Read about new research on visual and olfactory perception from Psychological Science.
Jonas K. Olofsson, Nicholas E. Bowman, Katherine Khatibi, and Jay A. Gottfried
There is some debate over how we perceive odor. Object-centered accounts of odor perception suggest that an odor is identified before its valence is determined, whereas valance-centered accounts suggest the opposite. Participants were presented with several categories of odors (floral, fishy, minty, and fuel). They were asked to smell two fragrances and tell if the second fragrance was in the same category as the first (object evaluation) or whether the second smell was more pleasant than the first (valence category). Object evaluations were completed faster and more accurately than valence evaluations. Additionally, object evaluations significantly predicted valence evaluations of the odors. These results support the object-centered account of odor perception.
Basic Characteristics of Simultaneous Color Contrast Revisited
Vebjørn Ekroll and Franz Faul
Classical laws of simultaneous contrast indicate that the gamut expansion effect and the crispening effect are fundamentally different from one another. Participants were shown a target disk in a purple surround and a target disk in a grey surround and were instructed to adjust the color of the target disk in the purple surround until it matched the target disk in the grey surround. In some conditions, a thin black ring separated the target disk from the surround. Results in the no-ring condition exhibited strong nonlinearity, whereas results in the ring condition were approximately linear. These findings suggest that simultaneous color contrast, the crispening effect, and the gamut expansion effect may be different terms for the same basic phenomenon.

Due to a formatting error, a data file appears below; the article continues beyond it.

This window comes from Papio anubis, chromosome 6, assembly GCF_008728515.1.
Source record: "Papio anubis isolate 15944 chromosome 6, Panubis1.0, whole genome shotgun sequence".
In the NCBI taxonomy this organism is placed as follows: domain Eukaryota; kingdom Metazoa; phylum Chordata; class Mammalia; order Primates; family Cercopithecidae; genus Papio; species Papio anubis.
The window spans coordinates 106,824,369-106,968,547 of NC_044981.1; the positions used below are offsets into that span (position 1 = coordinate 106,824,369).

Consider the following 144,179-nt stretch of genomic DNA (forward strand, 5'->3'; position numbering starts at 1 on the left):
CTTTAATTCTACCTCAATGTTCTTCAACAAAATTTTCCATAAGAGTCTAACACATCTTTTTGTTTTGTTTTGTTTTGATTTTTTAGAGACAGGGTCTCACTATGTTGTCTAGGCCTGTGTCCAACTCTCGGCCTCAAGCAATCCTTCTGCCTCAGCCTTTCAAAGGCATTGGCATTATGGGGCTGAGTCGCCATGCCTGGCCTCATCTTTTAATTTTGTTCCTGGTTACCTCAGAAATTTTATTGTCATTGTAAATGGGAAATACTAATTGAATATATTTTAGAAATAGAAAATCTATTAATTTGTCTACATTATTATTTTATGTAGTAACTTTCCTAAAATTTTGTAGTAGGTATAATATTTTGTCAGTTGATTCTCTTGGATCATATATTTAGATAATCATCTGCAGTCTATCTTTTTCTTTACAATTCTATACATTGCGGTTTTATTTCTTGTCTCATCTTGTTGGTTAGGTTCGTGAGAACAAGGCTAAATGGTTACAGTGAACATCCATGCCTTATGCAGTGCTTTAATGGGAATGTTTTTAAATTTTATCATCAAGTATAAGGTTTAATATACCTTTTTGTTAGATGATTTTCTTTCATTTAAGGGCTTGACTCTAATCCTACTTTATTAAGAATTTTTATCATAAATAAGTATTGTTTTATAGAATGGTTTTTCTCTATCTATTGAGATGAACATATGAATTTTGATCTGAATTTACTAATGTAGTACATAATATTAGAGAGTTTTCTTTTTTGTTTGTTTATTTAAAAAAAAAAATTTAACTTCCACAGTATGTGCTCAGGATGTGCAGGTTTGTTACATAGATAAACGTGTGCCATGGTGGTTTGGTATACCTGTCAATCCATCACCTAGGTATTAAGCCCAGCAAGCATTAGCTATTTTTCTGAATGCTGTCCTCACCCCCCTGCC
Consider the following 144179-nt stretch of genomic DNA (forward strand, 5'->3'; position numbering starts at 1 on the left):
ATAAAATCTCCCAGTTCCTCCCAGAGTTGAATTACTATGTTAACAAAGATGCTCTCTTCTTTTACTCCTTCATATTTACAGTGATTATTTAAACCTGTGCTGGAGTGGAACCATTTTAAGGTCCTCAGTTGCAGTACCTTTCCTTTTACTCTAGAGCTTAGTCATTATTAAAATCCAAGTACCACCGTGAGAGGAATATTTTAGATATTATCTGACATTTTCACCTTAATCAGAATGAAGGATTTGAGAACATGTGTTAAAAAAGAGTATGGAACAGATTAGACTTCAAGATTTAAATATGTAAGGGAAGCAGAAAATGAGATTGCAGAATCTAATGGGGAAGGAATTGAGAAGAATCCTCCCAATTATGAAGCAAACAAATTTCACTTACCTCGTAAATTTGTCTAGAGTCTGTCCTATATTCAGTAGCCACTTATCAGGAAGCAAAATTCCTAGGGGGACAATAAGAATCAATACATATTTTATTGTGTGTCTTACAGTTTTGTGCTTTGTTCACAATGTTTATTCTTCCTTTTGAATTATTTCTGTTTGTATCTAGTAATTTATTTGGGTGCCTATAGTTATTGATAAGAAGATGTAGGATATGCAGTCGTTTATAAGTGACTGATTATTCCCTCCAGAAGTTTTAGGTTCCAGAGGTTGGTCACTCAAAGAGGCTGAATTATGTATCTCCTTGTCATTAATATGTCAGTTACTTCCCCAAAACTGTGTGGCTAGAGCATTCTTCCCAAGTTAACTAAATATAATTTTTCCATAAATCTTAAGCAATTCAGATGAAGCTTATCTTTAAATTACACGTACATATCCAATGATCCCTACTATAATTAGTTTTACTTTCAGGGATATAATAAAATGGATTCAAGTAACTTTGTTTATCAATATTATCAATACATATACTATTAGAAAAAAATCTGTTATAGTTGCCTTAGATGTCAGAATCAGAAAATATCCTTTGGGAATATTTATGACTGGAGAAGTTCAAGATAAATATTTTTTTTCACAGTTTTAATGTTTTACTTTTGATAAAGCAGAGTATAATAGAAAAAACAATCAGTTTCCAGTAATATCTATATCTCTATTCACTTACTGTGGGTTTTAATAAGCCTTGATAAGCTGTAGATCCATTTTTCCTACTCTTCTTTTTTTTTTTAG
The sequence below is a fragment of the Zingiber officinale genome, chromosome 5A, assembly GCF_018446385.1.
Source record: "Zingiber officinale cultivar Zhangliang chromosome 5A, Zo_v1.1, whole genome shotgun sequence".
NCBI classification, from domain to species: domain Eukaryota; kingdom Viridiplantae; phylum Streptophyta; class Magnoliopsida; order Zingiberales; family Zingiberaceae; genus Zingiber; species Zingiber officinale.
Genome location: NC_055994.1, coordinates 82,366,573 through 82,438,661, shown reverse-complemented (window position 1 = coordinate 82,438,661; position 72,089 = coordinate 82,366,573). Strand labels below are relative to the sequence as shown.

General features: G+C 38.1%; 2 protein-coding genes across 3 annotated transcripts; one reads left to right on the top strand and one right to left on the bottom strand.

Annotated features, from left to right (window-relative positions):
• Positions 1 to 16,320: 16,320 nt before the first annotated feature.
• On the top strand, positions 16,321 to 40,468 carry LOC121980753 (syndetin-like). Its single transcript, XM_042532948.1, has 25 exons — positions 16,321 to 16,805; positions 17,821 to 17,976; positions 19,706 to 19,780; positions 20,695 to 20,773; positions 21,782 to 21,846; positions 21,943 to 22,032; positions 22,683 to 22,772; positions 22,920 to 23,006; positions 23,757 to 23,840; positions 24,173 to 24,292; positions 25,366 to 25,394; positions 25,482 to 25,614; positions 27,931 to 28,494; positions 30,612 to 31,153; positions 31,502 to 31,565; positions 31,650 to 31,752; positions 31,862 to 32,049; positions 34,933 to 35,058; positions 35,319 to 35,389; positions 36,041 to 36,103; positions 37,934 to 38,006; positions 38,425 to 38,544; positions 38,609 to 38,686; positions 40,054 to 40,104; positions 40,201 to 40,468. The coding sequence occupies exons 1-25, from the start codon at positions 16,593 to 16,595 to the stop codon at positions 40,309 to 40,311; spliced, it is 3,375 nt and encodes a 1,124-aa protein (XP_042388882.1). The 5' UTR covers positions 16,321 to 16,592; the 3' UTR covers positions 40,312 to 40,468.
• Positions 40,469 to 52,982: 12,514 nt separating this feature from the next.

Tobias Borra, Ignace T. C. Hooge, and Frans A. J. Verstraten
Does the visual system use the same strategy to determine the orientation of real and subjective objects? Participants were shown a Kanizsa square — an illusory, subjective square, the sides of which are not defined by luminance contrast — or a real square. The square was then shown at a different angle, and participants were instructed to indicate whether the square had rotated clockwise or counter-clockwise. Participants’ orientation discrimination threshold values for the Kanizsa squares were identical to those for real squares, suggesting that the visual system determines object orientation on the basis of features of perceptually completed objects and not what is projected onto the retina.